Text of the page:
Casino Watch Focus has reported on the ongoing negotiations of the Seminole tribe and the Florida Legislature to come to terms on a new gambling compact for the state. It appears after many months of such negotiations, Florida Gov. Scott and the Seminoles have reached a $3 billion gambling deal. In general, because of the exclusivity granted to the Seminoles for various gambling activities, its been viewed as a means of preventing the expansion of gambling in the state. However, as was previously reported, that negotiations appeared to headed in the direction of leaving exclusive control with the Seminoles, but allow them to expand gambling and build even more casinos. Now, as Tampa Bay Times is reporting, a new compact has been agreed to that does expand gambling, but not all controlled exclusively by the Seminoles.
After months of negotiations, Gov. *Rick Scott* quietly signed a compact with the Seminole Tribe late Monday that will generate nearly $3 billion in added revenue to the state over seven years in exchange for the exclusive right to operate blackjack and add craps and roulette. The tribe previously wanted to open a new casino on its Fort Pierce lands but that was not allowed in this agreement.
[T]he measure also opens the door to expanded gaming, especially in South Florida where the Malaysian company, Genting, has said it wants to build a full casino resort on Biscayne Bay on the site of the former Miami Herald building. Under the compact, the tribe would continue to make payments even in the face of increased competition from a new Miami or Broward slots casino. The Fontainebleau in Miami Beach is also likely to compete for the slots license.
This is simply the first step in the process as the compact must now be approved by the Florida Legislature. There seems to already be a lot of concern about the fate of the compact as the Florida House and Senate are typically split on gambling issues. The Sunshine State News explains:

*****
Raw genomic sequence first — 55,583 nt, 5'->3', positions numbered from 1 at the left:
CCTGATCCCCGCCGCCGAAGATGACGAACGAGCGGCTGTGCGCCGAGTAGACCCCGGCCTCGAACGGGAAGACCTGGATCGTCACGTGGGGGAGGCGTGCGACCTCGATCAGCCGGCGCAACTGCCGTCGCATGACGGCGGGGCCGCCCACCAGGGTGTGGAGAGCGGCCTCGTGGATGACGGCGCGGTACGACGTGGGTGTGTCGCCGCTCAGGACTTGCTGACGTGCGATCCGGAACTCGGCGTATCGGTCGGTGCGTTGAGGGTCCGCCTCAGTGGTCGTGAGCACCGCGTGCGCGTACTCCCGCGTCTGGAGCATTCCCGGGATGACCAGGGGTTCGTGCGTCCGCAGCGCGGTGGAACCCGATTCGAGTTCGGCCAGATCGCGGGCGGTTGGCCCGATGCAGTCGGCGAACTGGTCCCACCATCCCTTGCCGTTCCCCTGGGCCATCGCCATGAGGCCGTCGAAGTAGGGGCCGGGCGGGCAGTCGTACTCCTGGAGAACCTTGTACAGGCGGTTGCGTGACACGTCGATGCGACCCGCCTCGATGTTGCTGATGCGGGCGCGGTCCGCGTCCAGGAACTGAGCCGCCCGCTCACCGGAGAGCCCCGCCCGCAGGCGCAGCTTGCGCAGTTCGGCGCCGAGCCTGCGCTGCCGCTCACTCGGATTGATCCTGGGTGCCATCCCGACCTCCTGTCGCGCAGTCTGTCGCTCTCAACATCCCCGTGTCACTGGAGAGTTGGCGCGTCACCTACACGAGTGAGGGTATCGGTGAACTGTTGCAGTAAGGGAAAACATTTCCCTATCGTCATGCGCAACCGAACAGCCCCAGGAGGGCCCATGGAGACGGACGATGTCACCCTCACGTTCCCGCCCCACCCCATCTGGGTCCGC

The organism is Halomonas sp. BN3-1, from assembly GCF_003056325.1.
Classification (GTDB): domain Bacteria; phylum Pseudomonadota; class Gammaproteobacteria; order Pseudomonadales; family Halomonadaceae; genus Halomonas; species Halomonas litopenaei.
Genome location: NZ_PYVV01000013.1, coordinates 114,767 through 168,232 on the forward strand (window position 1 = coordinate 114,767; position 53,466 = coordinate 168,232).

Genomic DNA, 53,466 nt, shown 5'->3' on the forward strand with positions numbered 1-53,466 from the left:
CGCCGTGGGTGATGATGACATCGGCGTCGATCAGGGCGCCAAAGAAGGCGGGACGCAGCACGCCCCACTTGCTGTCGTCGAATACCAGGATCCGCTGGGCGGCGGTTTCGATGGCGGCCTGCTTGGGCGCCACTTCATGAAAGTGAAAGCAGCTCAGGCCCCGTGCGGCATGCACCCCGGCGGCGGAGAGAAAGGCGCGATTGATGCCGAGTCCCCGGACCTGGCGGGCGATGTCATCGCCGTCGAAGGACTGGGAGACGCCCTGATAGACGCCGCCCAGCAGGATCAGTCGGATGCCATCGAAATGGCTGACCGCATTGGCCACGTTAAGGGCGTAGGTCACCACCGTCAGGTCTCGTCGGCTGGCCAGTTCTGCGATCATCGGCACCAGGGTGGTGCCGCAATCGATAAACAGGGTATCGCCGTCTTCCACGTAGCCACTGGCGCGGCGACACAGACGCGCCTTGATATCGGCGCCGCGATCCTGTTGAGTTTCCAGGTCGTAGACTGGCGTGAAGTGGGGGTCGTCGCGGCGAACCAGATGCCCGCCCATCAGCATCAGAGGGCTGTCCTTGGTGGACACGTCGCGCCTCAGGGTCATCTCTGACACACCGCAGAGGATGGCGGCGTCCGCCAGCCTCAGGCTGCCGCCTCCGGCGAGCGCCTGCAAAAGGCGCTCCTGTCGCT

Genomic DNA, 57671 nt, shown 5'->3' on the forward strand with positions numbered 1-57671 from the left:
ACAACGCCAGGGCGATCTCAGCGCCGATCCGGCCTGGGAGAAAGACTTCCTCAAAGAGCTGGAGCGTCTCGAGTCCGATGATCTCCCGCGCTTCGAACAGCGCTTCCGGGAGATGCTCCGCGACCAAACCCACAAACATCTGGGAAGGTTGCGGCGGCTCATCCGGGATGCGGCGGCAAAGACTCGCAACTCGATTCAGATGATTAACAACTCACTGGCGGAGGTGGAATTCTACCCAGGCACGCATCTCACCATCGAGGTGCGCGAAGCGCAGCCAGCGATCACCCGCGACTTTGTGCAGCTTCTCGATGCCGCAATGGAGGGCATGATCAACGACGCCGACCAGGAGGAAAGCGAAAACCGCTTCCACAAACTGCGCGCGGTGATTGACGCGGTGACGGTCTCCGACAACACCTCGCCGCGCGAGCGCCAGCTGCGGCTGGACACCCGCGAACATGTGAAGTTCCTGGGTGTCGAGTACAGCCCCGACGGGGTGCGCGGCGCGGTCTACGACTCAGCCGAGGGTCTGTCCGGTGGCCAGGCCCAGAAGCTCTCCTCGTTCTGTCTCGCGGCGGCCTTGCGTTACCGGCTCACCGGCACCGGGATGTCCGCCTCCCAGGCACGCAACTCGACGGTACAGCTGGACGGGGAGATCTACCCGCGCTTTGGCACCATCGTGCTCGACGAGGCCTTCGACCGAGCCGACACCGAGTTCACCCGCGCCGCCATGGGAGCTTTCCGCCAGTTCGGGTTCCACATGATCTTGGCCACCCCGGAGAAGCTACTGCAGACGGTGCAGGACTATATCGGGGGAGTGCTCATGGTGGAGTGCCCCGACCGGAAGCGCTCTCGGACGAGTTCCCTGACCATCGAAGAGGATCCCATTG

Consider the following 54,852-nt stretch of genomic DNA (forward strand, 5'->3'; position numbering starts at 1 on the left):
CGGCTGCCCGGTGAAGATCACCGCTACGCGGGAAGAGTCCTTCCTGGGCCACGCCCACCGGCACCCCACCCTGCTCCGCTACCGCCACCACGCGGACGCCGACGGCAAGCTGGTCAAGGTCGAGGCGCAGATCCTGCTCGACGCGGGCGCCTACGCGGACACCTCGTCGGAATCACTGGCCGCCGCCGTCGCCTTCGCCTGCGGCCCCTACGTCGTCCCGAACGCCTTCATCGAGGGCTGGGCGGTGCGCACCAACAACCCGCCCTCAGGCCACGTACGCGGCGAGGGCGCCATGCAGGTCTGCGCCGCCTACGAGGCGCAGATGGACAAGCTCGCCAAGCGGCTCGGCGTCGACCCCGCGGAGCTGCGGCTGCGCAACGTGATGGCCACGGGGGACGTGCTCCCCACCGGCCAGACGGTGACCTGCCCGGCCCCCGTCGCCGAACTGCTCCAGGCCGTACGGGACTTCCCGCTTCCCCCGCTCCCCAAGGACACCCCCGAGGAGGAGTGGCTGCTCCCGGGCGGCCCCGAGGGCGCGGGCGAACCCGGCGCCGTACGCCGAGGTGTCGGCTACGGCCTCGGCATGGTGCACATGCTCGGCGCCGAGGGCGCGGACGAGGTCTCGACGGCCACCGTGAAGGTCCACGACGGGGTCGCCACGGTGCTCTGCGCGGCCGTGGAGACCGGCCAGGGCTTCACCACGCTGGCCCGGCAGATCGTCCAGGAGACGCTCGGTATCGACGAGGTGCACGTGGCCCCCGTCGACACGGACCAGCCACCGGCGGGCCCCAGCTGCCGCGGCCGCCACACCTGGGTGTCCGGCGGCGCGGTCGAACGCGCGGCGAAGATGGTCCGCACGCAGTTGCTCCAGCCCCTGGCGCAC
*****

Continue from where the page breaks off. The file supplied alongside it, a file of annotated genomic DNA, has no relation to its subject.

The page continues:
Far from a sure bet, Gov. Rick Scott’s $3.1 billion gambling deal with the Seminole Tribe of Florida is getting a tepid response from some legislative leaders, virtually guaranteeing that the proposal could require major changes to win enough support for passage. The agreement, signed by Scott and tribal Chairman James Billie on Monday, equates to a major expansion of gambling in Florida, bringing to the state craps and roulette for Seminole casinos and opening the door for slots and blackjack in areas where a previous agreement prohibited the games.
House Speaker Steve Crisafulli on Tuesday said legislative approval, required for the pact to take effect, would be a “heavy lift.” “I suspect that this compact is DOA,” said Sen. Jack Latvala, R-Clearwater. “Because there are so many issues in it that different people are going to find problems with.”
The Miami lawyer also called Monday’s agreement a framework for future discussions. “There’s still a lot to get this in a position for the Legislature to make a decision,” Diaz said. “This bill sets parameters, but it doesn’t define them.” Lawmakers in 2010 sued then-Gov. Charlie Crist for entering an agreement with the Seminoles without their approval, and the Florida Supreme Court decided that such a deal requires ratification by the Legislature. Any deal between the tribe and the state also requires approval from the U.S. Department of the Interior, which oversees Indian gaming.
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